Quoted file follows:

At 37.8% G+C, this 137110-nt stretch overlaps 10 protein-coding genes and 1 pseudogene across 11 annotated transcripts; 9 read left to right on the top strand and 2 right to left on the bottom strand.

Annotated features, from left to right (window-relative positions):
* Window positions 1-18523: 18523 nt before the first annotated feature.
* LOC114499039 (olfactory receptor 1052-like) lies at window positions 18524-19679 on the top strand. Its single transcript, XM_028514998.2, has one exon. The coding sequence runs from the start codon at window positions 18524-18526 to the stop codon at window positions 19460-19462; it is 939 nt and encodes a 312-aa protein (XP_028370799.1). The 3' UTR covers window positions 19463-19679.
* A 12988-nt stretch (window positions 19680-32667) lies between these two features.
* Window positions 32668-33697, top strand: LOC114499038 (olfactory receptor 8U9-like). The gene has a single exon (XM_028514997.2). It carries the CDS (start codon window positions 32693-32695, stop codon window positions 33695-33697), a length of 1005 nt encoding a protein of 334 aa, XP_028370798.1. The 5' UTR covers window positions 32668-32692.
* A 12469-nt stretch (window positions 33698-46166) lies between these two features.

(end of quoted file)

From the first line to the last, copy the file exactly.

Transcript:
At 37.8% G+C, this 137110-nt stretch overlaps 10 protein-coding genes and 1 pseudogene across 11 annotated transcripts; 9 read left to right on the top strand and 2 right to left on the bottom strand.

Annotated features, from left to right (window-relative positions):
* Window positions 1-18523: 18523 nt before the first annotated feature.
* LOC114499039 (olfactory receptor 1052-like) lies at window positions 18524-19679 on the top strand. Its single transcript, XM_028514998.2, has one exon. The coding sequence runs from the start codon at window positions 18524-18526 to the stop codon at window positions 19460-19462; it is 939 nt and encodes a 312-aa protein (XP_028370799.1). The 3' UTR covers window positions 19463-19679.
* A 12988-nt stretch (window positions 19680-32667) lies between these two features.
* Window positions 32668-33697, top strand: LOC114499038 (olfactory receptor 8U9-like). The gene has a single exon (XM_028514997.2). It carries the CDS (start codon window positions 32693-32695, stop codon window positions 33695-33697), a length of 1005 nt encoding a protein of 334 aa, XP_028370798.1. The 5' UTR covers window positions 32668-32692.
* A 12469-nt stretch (window positions 33698-46166) lies between these two features.